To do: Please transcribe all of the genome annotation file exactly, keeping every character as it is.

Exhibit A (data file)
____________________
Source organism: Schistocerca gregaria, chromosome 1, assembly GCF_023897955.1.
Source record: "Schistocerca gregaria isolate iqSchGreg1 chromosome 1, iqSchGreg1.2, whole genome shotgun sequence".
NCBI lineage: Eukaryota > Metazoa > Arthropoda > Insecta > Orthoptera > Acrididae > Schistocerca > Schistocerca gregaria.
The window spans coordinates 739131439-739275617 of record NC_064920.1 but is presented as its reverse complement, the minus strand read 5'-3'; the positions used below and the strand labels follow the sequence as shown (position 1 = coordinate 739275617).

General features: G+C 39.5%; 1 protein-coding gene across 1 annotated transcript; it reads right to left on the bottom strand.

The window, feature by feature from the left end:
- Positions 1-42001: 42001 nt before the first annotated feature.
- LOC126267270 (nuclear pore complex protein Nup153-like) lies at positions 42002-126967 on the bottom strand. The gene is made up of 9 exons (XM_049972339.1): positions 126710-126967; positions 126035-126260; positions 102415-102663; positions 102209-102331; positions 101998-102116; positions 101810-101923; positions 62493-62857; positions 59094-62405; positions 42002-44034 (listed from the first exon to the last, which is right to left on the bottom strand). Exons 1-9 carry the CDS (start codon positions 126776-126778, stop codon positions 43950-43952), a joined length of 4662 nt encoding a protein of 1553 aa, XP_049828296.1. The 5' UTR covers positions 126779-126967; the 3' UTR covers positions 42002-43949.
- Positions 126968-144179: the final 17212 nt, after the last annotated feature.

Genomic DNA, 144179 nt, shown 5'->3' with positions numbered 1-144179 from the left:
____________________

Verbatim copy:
Source organism: Schistocerca gregaria, chromosome 1, assembly GCF_023897955.1.
Source record: "Schistocerca gregaria isolate iqSchGreg1 chromosome 1, iqSchGreg1.2, whole genome shotgun sequence".
NCBI lineage: Eukaryota > Metazoa > Arthropoda > Insecta > Orthoptera > Acrididae > Schistocerca > Schistocerca gregaria.
The window spans coordinates 739131439-739275617 of record NC_064920.1 but is presented as its reverse complement, the minus strand read 5'-3'; the positions used below and the strand labels follow the sequence as shown (position 1 = coordinate 739275617).

General features: G+C 39.5%; 1 protein-coding gene across 1 annotated transcript; it reads right to left on the bottom strand.

The window, feature by feature from the left end:
- Positions 1-42001: 42001 nt before the first annotated feature.
- LOC126267270 (nuclear pore complex protein Nup153-like) lies at positions 42002-126967 on the bottom strand. The gene is made up of 9 exons (XM_049972339.1): positions 126710-126967; positions 126035-126260; positions 102415-102663; positions 102209-102331; positions 101998-102116; positions 101810-101923; positions 62493-62857; positions 59094-62405; positions 42002-44034 (listed from the first exon to the last, which is right to left on the bottom strand). Exons 1-9 carry the CDS (start codon positions 126776-126778, stop codon positions 43950-43952), a joined length of 4662 nt encoding a protein of 1553 aa, XP_049828296.1. The 5' UTR covers positions 126779-126967; the 3' UTR covers positions 42002-43949.
- Positions 126968-144179: the final 17212 nt, after the last annotated feature.

Genomic DNA, 144179 nt, shown 5'->3' with positions numbered 1-144179 from the left: